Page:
Nick Cave & The Bad Seeds – Once More With Feeling 2xDVD (Bad Seeds Ltd.)
One More Time Feeling is a feature film about the making of Nick Cave & The Bad Seeds’ acclaimed Skeleton Tree directed by Andrew Dominik (Chopper, The Assassination Of Jesse James By The Coward Robert Ford). Visually unique, One More Time With Feeling is a stark, fragile and raw documentary. Shot in 3D, color and black & white, the film probes the deeply personal circumstances surrounding the making of Skeleton Tree (the band’s 16th studio album) and features interviews and live performances by the band in the studio, along with interjected voice-over commentary by Nick Cave. This double-disc release features three exclusive short films from Andrew Dominik. “An undeniably moving contemplation of shattering loss… a tremendously moving collage.” -- The Guardian
Pile – A Hairshirt Of Purpose CD/LP (Exploding In Sound)
Never afraid to switch styles, Pile’s music has morphed over the years, embracing both the ferocious and gentle sides of punk, indie, folk, and noise rock, delivering their own brand of gnarled intensity.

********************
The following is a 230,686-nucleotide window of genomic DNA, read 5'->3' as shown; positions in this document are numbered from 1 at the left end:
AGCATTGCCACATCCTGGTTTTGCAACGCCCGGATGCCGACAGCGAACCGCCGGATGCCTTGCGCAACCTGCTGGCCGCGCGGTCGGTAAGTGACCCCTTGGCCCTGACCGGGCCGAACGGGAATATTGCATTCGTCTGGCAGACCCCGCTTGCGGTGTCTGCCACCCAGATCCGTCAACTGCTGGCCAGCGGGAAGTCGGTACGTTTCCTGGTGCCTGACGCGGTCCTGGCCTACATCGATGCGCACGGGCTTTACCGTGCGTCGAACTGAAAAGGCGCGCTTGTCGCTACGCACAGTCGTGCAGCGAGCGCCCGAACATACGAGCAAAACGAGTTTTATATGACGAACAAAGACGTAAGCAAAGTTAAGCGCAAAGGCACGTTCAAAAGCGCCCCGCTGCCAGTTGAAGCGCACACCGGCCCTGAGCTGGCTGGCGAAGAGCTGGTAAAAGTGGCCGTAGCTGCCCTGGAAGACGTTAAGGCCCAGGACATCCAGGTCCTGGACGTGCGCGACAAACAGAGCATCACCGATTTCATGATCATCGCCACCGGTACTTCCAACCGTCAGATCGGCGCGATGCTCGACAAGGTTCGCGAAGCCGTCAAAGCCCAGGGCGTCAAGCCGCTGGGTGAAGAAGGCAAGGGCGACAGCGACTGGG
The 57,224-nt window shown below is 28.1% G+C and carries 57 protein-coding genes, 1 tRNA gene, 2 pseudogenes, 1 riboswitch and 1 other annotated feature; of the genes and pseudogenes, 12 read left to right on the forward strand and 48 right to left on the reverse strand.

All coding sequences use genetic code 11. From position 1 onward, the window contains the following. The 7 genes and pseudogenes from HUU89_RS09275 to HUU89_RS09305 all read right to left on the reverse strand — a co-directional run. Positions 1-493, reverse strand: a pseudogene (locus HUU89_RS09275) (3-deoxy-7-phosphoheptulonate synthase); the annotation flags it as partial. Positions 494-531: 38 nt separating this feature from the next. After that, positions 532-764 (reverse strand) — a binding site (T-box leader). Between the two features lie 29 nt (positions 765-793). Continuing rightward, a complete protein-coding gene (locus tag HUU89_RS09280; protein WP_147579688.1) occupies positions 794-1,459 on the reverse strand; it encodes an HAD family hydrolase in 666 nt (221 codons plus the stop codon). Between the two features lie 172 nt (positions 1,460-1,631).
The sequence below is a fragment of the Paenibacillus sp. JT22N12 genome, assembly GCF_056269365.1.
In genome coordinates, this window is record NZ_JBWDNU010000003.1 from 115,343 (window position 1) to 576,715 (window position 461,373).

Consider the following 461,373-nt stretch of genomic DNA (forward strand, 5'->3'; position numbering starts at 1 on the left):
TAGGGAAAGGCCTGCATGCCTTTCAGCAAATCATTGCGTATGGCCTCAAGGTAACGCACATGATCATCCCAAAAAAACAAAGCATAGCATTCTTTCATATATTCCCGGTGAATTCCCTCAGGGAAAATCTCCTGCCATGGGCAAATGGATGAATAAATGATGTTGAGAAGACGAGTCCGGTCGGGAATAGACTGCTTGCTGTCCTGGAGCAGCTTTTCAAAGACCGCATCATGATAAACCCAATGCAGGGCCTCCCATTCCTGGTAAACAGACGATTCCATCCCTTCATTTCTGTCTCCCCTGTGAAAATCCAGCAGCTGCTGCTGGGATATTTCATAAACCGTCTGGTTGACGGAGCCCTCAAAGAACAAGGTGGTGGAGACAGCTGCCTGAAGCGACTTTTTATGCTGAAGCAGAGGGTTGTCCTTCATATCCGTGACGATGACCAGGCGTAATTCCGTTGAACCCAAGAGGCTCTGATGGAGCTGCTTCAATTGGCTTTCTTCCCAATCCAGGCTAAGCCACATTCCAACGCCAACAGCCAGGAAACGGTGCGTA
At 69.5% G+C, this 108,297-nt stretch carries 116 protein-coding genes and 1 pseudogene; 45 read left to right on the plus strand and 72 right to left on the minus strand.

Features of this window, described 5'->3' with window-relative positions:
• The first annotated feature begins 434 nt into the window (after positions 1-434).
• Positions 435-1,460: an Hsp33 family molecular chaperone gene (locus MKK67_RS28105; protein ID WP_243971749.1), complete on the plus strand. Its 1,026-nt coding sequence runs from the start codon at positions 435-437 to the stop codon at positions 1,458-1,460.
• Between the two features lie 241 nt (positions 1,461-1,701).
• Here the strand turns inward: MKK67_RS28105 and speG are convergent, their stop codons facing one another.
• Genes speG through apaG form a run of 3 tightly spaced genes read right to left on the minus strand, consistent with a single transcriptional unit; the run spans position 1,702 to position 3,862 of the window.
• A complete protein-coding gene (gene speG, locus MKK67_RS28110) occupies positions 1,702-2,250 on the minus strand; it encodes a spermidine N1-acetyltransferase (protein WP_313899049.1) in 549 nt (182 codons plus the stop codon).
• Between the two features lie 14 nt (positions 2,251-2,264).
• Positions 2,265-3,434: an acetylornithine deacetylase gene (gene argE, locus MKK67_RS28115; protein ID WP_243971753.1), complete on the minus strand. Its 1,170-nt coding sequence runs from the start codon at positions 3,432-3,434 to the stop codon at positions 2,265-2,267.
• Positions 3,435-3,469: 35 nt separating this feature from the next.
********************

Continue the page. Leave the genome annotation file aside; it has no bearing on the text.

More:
Sneaks – It’s A Myth CD (Merge)
With little more than a bass, drum machine, and deadpan vocals, Sneaks, a.k.a. Eva Moolchan, makes minimalist music that takes up space—something she herself has made a point of doing in the male-heavy Washington, D.C., DIY punk scene that has been her home. It’s A Myth builds on Sneaks’ playfully stark approach to post-punk, which, as her hometown City Paper described it, causes listeners to go “from curious to provoked to hungry.” Like most of Sneaks’ music, album closer “Future” is in constant gyroscopic movement—thumping rhythm cutting around deep bass, spoken-word patterns somersaulting through image fragments, childhood nostalgia, and cryptic wordplay. Moolchan calls Sneaks “a character” that she’s playing, and there’s certainly an element of mystery around the persona and her riddles. But it’s also all her, born out of full solo creative control after stints in a number of D.C. bands. “When I'm writing songs, it's actually pretty selfish, because it's like, this is what I need to hear right now in my life,” she has said.